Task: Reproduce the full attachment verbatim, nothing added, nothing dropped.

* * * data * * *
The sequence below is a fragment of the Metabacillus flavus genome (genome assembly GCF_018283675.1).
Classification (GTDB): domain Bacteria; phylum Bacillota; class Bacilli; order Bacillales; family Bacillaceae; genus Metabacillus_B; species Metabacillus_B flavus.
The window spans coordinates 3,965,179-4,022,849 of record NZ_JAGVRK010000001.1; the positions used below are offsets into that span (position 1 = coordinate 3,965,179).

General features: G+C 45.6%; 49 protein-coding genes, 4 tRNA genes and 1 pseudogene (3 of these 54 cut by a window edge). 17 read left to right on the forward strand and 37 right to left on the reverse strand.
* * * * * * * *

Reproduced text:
The sequence below is a fragment of the Metabacillus flavus genome (genome assembly GCF_018283675.1).
Classification (GTDB): domain Bacteria; phylum Bacillota; class Bacilli; order Bacillales; family Bacillaceae; genus Metabacillus_B; species Metabacillus_B flavus.
The window spans coordinates 3,965,179-4,022,849 of record NZ_JAGVRK010000001.1; the positions used below are offsets into that span (position 1 = coordinate 3,965,179).

General features: G+C 45.6%; 49 protein-coding genes, 4 tRNA genes and 1 pseudogene (3 of these 54 cut by a window edge). 17 read left to right on the forward strand and 37 right to left on the reverse strand.